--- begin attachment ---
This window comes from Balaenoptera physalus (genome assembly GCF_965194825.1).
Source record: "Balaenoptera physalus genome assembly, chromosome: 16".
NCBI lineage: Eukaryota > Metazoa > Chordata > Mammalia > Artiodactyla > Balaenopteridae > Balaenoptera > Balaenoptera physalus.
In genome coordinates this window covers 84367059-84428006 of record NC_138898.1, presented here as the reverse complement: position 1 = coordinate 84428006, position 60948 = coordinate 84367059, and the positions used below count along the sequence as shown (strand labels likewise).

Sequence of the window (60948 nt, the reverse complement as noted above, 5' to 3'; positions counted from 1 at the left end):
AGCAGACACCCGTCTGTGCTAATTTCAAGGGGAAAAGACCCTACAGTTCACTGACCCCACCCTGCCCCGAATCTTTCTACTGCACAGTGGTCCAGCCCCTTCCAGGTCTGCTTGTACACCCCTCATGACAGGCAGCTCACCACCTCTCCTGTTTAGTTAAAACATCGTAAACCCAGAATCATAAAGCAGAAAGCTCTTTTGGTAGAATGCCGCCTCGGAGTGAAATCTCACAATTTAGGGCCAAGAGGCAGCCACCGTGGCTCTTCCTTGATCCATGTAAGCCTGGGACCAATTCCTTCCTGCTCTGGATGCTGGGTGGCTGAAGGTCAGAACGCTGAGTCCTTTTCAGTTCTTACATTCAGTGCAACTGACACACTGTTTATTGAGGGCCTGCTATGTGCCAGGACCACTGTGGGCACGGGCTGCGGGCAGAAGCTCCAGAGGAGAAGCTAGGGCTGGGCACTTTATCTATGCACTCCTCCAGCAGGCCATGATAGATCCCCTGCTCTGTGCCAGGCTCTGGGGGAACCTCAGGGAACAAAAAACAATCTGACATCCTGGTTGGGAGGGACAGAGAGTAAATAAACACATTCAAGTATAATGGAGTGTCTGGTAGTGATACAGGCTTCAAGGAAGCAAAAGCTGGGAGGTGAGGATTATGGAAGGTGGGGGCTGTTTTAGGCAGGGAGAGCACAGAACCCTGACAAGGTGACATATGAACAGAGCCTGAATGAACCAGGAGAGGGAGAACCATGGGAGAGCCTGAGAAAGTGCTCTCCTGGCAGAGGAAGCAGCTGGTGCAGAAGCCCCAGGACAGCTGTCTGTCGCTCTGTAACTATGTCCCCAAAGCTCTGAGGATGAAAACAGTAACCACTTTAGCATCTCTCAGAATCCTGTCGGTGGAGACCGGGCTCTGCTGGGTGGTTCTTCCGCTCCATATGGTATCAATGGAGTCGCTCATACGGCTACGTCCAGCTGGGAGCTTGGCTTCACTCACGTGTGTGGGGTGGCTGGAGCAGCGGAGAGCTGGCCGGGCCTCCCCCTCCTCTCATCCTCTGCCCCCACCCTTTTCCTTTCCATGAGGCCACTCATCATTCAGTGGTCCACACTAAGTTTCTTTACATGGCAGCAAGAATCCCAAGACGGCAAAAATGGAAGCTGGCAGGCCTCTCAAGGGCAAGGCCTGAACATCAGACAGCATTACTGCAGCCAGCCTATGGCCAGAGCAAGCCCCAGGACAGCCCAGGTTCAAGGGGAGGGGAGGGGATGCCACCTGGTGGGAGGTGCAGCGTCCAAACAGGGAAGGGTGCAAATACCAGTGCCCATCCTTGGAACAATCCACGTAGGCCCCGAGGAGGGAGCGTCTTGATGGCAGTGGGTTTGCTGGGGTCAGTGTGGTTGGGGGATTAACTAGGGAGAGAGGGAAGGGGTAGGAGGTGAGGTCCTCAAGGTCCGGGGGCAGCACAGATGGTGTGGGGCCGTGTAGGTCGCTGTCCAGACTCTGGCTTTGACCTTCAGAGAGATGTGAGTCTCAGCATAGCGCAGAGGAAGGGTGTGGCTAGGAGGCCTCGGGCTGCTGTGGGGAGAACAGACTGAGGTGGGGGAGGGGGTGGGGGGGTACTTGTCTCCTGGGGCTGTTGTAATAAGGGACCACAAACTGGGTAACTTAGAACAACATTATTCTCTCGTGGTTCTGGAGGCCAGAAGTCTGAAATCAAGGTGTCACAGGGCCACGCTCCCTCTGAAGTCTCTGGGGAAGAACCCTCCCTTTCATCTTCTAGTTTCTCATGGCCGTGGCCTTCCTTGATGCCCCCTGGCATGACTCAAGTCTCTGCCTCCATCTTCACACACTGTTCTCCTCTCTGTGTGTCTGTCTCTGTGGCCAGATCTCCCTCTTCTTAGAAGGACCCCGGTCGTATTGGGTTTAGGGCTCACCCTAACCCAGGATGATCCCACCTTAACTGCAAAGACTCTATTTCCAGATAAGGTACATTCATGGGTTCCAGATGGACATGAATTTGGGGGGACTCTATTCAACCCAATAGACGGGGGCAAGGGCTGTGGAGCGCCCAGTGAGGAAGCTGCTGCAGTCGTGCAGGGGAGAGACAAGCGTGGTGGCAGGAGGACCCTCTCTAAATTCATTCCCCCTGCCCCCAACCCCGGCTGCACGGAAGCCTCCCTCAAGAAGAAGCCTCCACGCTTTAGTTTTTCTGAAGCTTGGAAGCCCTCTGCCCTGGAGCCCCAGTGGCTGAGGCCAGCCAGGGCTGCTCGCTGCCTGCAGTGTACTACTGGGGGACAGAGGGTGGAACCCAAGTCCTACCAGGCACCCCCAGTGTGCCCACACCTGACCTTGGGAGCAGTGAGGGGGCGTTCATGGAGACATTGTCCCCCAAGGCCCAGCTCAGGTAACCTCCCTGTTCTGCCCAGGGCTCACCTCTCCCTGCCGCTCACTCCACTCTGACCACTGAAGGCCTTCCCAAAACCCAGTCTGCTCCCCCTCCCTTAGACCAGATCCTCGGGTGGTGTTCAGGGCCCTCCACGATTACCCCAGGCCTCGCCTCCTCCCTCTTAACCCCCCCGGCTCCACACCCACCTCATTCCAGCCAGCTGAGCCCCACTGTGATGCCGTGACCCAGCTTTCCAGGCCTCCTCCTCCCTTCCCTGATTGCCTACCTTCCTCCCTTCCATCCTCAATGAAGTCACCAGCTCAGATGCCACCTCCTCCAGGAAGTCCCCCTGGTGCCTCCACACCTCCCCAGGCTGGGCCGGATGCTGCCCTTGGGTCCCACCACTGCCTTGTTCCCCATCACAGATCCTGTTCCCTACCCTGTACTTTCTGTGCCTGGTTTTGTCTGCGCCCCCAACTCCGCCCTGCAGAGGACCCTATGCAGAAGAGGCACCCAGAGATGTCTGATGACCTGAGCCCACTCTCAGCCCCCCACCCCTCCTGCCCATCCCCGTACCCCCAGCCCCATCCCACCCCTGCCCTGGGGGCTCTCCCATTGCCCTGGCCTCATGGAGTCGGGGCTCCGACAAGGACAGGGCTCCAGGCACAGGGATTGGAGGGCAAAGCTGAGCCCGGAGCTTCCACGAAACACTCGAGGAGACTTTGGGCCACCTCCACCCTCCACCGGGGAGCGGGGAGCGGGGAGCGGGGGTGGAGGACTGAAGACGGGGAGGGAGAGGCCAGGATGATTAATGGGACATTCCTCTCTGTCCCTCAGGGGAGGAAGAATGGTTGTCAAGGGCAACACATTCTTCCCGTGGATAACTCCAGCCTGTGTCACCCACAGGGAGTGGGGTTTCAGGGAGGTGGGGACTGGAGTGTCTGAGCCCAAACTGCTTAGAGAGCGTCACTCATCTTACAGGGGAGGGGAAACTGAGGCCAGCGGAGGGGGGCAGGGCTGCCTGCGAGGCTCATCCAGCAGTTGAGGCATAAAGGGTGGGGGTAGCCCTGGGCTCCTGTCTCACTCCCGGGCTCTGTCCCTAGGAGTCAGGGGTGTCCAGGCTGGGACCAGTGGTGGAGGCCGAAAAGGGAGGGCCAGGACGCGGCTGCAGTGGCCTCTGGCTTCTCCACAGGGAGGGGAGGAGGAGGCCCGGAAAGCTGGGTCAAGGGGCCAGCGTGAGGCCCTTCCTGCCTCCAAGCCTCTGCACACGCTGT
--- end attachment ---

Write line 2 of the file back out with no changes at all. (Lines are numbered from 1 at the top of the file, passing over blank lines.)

Source record: "Balaenoptera physalus genome assembly, chromosome: 16".